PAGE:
Arc’Teryx Debuts Comprehensive Circularity Program
Canadian outdoor apparel and equipment brand Arc'teryx has launched ReBird, which connects customers to used gear, upcycled products, and care and repair services
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A new circularity program from Arc’teryx, whose name derives from the first reptile to develop wings, has taken flight.
The Canadian outdoor apparel and equipment brand, a division of Amer Sports, this week launched a program called ReBird, which includes three components: the sale of upcycled and repurposed products; the sale of used Arc’teryx gear; and the offering of care and repair services to keep gear out of the landfill.
In addition to allowing customers to buy used Arc’teryx items and repair their own items through the brand’s care and repair service, the ReBird program includes three new upcycled products. The Stowe Windshell is made from end-of-the-roll materials reclaimed during the production process, while the brand’s Upcycled Tote and the Upcycled Pouch were crafted from post-consumer materials and gear that’s no longer usable.
Arc’teryx said ReBird “marks an organization-wide commitment to shift away from a take-make-waste economy by continuously seeking to adopt and evolve a circular way of operating. It also contributes to the brand’s science-based targets to reduce greenhouse gas emissions intensity by 65 percent by 2030.”
“At Arc’teryx, we have always built products that last, and durability is crucial to how we see ourselves contributing to a more circular economy and achieving our global climate goals,” said Katie Wilson, senior manager of social and environmental sustainability. “It enables us to do fun work like make new product from old, resell used gear, and repair. While some of this work has been happening as long as we’ve been in existence, some of it is brand new.”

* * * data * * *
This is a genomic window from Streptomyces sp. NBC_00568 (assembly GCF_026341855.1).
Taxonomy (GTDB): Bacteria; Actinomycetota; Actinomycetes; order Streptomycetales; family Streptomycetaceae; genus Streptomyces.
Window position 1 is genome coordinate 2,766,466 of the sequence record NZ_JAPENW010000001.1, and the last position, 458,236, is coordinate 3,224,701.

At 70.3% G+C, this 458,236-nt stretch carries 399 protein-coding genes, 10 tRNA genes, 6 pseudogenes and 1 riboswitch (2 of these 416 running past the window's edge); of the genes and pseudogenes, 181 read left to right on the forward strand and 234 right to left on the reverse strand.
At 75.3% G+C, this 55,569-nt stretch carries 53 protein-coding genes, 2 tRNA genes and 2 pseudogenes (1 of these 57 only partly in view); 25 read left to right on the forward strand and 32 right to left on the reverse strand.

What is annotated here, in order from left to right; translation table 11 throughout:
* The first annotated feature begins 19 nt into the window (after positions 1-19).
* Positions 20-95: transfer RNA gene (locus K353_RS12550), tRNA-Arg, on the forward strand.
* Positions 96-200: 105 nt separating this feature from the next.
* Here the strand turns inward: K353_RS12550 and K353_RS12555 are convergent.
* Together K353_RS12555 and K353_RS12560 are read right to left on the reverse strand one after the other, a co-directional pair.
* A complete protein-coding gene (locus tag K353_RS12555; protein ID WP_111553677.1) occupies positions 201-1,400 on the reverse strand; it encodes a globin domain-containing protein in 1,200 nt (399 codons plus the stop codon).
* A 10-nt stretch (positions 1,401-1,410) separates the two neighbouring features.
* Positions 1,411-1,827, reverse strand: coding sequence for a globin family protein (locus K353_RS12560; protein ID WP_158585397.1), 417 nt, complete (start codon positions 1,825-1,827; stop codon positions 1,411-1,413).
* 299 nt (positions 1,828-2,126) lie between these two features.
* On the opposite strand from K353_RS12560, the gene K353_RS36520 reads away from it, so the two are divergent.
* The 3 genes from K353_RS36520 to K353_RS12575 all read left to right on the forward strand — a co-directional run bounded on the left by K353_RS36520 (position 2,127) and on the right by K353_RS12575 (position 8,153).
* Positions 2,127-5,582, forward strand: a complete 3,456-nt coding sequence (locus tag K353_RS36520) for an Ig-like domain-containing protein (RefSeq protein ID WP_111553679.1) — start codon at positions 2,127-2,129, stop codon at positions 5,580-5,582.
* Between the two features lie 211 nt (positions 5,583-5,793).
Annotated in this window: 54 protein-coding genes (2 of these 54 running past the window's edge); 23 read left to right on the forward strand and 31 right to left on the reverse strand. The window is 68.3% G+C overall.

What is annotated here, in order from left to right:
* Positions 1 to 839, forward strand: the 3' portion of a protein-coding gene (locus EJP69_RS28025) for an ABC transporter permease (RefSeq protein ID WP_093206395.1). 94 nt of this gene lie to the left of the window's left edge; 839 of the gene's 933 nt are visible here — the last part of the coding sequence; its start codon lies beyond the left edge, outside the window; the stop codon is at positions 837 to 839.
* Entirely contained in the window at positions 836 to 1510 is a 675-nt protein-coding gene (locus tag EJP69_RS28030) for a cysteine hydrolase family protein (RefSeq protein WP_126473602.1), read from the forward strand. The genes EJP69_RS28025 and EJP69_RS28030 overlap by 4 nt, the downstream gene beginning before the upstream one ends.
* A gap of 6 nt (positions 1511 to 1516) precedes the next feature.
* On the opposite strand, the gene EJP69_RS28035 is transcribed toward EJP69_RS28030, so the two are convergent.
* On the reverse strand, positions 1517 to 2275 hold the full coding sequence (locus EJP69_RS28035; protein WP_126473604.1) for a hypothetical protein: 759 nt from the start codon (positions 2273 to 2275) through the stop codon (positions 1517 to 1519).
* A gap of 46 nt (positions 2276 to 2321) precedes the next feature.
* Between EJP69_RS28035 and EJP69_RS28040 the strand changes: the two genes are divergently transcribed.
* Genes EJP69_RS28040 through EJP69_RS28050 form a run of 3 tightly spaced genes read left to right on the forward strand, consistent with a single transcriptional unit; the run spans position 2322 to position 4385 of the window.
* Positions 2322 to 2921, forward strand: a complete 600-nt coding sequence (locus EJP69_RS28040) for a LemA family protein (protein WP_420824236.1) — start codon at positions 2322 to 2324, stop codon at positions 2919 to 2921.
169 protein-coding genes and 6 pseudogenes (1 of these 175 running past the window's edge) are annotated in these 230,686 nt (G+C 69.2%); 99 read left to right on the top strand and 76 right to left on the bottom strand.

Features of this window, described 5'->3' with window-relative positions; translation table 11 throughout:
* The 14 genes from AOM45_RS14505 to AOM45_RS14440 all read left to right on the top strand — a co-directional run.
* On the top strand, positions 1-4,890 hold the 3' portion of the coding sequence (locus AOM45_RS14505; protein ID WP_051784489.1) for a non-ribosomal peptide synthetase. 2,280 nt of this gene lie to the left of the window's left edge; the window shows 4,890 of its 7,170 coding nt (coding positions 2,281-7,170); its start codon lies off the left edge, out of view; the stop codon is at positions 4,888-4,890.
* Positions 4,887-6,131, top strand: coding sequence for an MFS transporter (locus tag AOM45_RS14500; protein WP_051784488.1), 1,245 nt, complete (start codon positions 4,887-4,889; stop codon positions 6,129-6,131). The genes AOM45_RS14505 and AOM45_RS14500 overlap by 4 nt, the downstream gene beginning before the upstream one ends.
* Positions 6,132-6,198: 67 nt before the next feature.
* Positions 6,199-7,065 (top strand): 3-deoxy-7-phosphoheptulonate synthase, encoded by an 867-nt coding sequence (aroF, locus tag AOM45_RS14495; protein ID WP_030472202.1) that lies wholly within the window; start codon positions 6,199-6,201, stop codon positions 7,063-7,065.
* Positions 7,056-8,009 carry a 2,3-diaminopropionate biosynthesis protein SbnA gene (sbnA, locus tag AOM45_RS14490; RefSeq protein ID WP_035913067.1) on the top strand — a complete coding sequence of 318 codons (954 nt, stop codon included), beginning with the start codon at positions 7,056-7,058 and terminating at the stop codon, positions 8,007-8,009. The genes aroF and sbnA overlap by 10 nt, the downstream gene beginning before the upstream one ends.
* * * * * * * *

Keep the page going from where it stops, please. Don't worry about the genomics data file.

Wilson told Outside Business Journal that Arc’teryx will measure the ROI of ReBird with a unique set of metrics. It’s not about hitting a specific financial target or achieving a certain number of units upcycled, repaired, or sold. Instead, the program’s goal is about simply doing the right thing, being a better steward of the environment, and offering customers a way to reduce, reuse, and recycle.
“The ROI for us with ReBird is in increasing the amount of business we do in this new lower carbon approach,” she said. “We’re learning by doing, and we know that in order to meet our science-based targets on emissions reduction, we need to do more of this kind of work: upcycling, reselling, and repairing products.”
Upcycled and repurposed gear, as well as information on the brand’s care and repair service, are available on the Arc’teryx ReBird website. Used gear is available on this site, and the brand is also hosting three used-gear pop-up shops in New York and Chicago this summer.
The move comes at a time when other brands are making similar moves. Patagonia, for example, late last year launched its “Buy Less, Demand More” initiative that promotes pre-owned outdoor products. And the resale and used gear marketplaces continue to boom as consumers look for less expensive ways to get quality apparel and equipment.
Now, add Arc’teryx to the mix of brands looking to make a difference by repurposing unused materials and selling used gear to reduce waste from the apparel industry.
“To us, circularity means continuously seeking to design out waste and pollution from our systems and to respect the resources of our finite planet,” Wilson said. “ReBird is one way that Arc’teryx is bringing this to life.”